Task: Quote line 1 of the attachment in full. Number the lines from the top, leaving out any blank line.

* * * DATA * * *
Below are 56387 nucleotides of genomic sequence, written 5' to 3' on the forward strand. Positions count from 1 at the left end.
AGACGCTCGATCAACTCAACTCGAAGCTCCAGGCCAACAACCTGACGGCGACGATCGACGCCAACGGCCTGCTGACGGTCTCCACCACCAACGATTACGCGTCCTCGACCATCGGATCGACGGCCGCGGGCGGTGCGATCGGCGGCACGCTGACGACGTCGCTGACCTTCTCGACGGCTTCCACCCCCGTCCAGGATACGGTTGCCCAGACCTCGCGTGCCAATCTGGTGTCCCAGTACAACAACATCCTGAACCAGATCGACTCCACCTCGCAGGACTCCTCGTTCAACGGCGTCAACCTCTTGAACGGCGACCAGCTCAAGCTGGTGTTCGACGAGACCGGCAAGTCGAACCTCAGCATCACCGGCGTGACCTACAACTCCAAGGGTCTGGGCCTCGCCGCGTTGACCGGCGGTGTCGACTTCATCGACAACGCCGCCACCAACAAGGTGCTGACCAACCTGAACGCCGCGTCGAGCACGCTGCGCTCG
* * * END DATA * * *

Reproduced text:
Below are 56387 nucleotides of genomic sequence, written 5' to 3' on the forward strand. Positions count from 1 at the left end.